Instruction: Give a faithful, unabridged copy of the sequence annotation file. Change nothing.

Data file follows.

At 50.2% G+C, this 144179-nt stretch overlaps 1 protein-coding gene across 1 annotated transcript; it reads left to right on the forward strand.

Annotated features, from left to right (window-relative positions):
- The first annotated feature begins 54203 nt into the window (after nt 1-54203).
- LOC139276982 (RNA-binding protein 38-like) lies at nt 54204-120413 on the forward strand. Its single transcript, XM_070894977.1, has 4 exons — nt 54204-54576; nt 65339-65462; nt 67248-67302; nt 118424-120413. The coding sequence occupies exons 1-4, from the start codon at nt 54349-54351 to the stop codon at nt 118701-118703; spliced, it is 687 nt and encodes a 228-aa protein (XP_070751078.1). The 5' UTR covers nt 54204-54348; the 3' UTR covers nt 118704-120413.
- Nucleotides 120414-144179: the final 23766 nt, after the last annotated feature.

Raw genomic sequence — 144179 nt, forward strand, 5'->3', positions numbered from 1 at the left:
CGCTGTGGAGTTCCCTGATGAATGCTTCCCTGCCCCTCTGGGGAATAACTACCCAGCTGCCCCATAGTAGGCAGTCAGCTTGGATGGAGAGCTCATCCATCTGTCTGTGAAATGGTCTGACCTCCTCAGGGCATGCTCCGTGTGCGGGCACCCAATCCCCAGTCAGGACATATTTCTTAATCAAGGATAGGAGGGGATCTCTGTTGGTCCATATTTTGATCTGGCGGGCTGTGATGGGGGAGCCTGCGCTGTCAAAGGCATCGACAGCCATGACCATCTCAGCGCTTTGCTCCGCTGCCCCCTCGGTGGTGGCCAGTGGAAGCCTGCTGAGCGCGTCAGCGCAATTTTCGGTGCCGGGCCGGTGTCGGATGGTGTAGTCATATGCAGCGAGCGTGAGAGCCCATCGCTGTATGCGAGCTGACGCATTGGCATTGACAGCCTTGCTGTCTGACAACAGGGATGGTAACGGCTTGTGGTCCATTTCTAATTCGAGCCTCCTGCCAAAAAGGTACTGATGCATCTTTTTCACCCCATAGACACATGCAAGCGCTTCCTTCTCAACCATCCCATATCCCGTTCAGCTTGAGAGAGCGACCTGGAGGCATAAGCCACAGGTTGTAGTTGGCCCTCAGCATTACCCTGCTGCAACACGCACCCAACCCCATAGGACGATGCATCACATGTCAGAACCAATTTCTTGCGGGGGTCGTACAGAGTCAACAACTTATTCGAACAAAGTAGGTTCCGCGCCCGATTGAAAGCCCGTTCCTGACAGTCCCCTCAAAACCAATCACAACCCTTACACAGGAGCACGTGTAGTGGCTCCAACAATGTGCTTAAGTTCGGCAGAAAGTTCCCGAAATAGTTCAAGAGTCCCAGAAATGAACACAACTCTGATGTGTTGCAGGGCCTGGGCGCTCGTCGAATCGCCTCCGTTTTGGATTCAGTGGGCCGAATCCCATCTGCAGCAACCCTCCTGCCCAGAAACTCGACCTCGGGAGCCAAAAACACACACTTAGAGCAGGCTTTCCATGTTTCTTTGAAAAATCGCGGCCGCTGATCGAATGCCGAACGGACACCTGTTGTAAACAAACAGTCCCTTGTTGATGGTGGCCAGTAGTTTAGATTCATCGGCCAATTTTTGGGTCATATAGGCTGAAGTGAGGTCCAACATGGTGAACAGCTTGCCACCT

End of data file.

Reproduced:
At 50.2% G+C, this 144179-nt stretch overlaps 1 protein-coding gene across 1 annotated transcript; it reads left to right on the forward strand.

Annotated features, from left to right (window-relative positions):
- The first annotated feature begins 54203 nt into the window (after nt 1-54203).
- LOC139276982 (RNA-binding protein 38-like) lies at nt 54204-120413 on the forward strand. Its single transcript, XM_070894977.1, has 4 exons — nt 54204-54576; nt 65339-65462; nt 67248-67302; nt 118424-120413. The coding sequence occupies exons 1-4, from the start codon at nt 54349-54351 to the stop codon at nt 118701-118703; spliced, it is 687 nt and encodes a 228-aa protein (XP_070751078.1). The 5' UTR covers nt 54204-54348; the 3' UTR covers nt 118704-120413.
- Nucleotides 120414-144179: the final 23766 nt, after the last annotated feature.

Raw genomic sequence — 144179 nt, forward strand, 5'->3', positions numbered from 1 at the left:
CGCTGTGGAGTTCCCTGATGAATGCTTCCCTGCCCCTCTGGGGAATAACTACCCAGCTGCCCCATAGTAGGCAGTCAGCTTGGATGGAGAGCTCATCCATCTGTCTGTGAAATGGTCTGACCTCCTCAGGGCATGCTCCGTGTGCGGGCACCCAATCCCCAGTCAGGACATATTTCTTAATCAAGGATAGGAGGGGATCTCTGTTGGTCCATATTTTGATCTGGCGGGCTGTGATGGGGGAGCCTGCGCTGTCAAAGGCATCGACAGCCATGACCATCTCAGCGCTTTGCTCCGCTGCCCCCTCGGTGGTGGCCAGTGGAAGCCTGCTGAGCGCGTCAGCGCAATTTTCGGTGCCGGGCCGGTGTCGGATGGTGTAGTCATATGCAGCGAGCGTGAGAGCCCATCGCTGTATGCGAGCTGACGCATTGGCATTGACAGCCTTGCTGTCTGACAACAGGGATGGTAACGGCTTGTGGTCCATTTCTAATTCGAGCCTCCTGCCAAAAAGGTACTGATGCATCTTTTTCACCCCATAGACACATGCAAGCGCTTCCTTCTCAACCATCCCATATCCCGTTCAGCTTGAGAGAGCGACCTGGAGGCATAAGCCACAGGTTGTAGTTGGCCCTCAGCATTACCCTGCTGCAACACGCACCCAACCCCATAGGACGATGCATCACATGTCAGAACCAATTTCTTGCGGGGGTCGTACAGAGTCAACAACTTATTCGAACAAAGTAGGTTCCGCGCCCGATTGAAAGCCCGTTCCTGACAGTCCCCTCAAAACCAATCACAACCCTTACACAGGAGCACGTGTAGTGGCTCCAACAATGTGCTTAAGTTCGGCAGAAAGTTCCCGAAATAGTTCAAGAGTCCCAGAAATGAACACAACTCTGATGTGTTGCAGGGCCTGGGCGCTCGTCGAATCGCCTCCGTTTTGGATTCAGTGGGCCGAATCCCATCTGCAGCAACCCTCCTGCCCAGAAACTCGACCTCGGGAGCCAAAAACACACACTTAGAGCAGGCTTTCCATGTTTCTTTGAAAAATCGCGGCCGCTGATCGAATGCCGAACGGACACCTGTTGTAAACAAACAGTCCCTTGTTGATGGTGGCCAGTAGTTTAGATTCATCGGCCAATTTTTGGGTCATATAGGCTGAAGTGAGGTCCAACATGGTGAACAGCTTGCCACCT